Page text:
And the second thing that they fundamentally don`t get, they always talk about Biden`s weak, Biden`s weak, Biden`s weak, what makes us weak in the world is this kind of division. This is exactly what makes us weak. When we are divided amongst ourselves when it`s a clear cut thing between good and evil, we are on the eve of probably the biggest war in Europe since 1939, and what are they focused on? Attacking the president of the United States, that makes us weak.

REID: Yes. Even Ted Cruz figured out that the right thing to do was to stand down on blocking those State Department nominees and praised Biden for at least being strong in the face of Putin.

I want to ask you very quickly, Ambassador McFaul, what do you make of -- so Germany also is having to have resolve here because Nord Stream 2 is going to helped them economically. They stood strong. Now, you`ve got this sanctions that are against the people on the Russia side that did it Nord Stream 2.

Dmytri Medvedev, tweeted sort of some snark at Germany saying, well, I guess Europe is going to have to get used to really expensive gas and thinking that Europe won`t hold because their economic interests will eventually overtake their understanding of good and evil. What do you make of the potential fortitude of our NATO allies of Europe, of the E.U.?

MCFAUL: Well, I think if what everybody thinks is going to happen, that Putin goes in big and there is a massive war, there will be comprehensive sanctions and I think they`ll stand together. I think the Biden administration actually has done a pretty incredible job of building that coalition. I would not have said that just four or five weeks ago.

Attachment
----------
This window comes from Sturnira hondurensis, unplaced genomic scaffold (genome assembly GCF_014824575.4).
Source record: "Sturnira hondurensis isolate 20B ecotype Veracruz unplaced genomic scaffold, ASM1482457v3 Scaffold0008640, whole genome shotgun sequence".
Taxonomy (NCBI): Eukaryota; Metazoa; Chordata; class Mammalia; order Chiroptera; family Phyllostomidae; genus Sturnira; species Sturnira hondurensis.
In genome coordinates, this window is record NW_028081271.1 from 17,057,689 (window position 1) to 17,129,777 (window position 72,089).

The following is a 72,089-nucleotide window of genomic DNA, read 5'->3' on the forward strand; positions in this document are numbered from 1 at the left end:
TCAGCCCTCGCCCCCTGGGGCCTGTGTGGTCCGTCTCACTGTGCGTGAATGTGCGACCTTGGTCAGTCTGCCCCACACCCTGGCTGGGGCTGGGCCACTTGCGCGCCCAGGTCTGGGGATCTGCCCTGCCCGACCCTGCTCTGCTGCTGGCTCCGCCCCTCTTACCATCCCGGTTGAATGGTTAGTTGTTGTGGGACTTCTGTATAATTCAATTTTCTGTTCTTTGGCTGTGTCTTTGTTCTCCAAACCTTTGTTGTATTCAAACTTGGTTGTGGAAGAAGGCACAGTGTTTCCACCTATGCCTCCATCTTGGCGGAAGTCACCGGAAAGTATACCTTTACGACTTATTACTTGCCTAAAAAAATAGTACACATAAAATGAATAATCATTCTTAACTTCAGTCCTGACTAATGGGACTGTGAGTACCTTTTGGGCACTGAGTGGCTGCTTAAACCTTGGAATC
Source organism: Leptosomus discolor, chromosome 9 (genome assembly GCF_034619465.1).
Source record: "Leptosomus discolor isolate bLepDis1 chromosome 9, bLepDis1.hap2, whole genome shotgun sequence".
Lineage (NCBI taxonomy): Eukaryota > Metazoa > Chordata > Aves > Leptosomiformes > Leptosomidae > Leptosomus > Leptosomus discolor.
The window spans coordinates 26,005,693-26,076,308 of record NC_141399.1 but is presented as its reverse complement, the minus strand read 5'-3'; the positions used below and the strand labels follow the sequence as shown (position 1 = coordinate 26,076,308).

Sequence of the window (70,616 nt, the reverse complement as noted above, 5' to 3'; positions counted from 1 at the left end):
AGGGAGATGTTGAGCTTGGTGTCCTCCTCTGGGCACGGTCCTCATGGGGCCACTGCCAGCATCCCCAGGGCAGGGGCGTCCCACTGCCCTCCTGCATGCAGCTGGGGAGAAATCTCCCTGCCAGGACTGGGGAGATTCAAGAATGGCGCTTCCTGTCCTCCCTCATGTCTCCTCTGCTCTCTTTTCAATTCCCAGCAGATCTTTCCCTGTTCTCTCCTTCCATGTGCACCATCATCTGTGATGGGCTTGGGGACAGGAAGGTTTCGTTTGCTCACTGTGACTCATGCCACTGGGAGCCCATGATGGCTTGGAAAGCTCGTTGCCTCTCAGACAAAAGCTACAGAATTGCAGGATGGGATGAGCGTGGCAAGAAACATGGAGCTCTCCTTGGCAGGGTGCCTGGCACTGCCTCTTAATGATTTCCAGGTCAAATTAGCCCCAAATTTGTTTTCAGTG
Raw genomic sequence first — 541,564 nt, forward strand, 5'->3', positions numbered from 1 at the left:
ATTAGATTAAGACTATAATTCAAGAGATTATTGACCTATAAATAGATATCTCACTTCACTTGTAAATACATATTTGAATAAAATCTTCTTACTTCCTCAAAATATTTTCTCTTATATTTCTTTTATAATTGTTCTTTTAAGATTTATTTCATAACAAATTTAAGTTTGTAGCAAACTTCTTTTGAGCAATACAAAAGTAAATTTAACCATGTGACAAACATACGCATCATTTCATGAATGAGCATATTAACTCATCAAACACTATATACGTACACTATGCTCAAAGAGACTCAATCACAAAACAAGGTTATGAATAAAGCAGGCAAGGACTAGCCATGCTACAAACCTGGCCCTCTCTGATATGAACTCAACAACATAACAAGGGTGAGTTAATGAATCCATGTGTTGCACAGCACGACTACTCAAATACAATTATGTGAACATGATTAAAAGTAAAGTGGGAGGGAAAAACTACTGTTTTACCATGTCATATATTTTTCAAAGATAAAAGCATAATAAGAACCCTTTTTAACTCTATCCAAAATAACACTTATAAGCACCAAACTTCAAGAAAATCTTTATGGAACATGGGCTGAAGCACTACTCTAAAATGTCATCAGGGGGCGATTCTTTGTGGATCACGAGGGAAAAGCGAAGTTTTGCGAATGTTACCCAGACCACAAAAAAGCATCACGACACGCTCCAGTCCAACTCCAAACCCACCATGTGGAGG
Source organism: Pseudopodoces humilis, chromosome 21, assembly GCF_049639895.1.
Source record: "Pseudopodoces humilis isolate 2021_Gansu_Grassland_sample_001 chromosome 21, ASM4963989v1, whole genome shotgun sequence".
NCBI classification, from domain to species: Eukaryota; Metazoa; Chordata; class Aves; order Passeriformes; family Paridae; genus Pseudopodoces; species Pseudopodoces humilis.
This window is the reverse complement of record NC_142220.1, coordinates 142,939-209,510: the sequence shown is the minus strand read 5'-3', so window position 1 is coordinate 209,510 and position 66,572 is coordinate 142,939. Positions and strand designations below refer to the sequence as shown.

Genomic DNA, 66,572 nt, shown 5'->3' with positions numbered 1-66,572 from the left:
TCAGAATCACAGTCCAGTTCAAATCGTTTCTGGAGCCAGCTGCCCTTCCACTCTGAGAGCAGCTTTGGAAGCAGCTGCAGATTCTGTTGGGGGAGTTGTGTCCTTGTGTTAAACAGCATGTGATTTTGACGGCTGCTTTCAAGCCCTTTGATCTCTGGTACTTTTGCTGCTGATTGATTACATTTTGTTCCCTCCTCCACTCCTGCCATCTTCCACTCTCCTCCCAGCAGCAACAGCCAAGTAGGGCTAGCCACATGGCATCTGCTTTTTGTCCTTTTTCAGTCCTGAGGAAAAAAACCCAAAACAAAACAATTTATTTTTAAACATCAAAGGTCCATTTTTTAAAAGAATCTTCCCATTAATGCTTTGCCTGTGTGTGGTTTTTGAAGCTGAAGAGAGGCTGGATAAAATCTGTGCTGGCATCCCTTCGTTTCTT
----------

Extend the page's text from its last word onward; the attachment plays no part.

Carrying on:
And I want to say very bluntly, I support it 100 percent. If you want 100 percent sanctions, I want 110. If you want to go after their kids, I want to go after their grandkids. So, on that dimension, I think it`s absolutely right we do whatever we can and at the same time, I have no illusions that threat of sanctions is going to affect`s Putin`s calculations at this tragic moment in world history.

REID: Yes indeed. And one day, I think when people look back on what he did, I think the term rationality will absolutely be debated about what he thinks that he is accomplishing here.

Thank you Ambassador Michael McFaul, Julia Ioffe and David Rothkopf.

Before the break, I do want to show you some powerful images in support of the people of Ukraine. In Berlin tonight, the Brandenburg gate was lit up in the colors of the Ukrainian flag, a similar tribute tonight in Paris where City Halls was illuminated in blue and yellow as the crisis with Russia deepens.

And up next on THE REIDOUT, Russia is accused of a major cyberattack today on Ukrainian government and banking websites.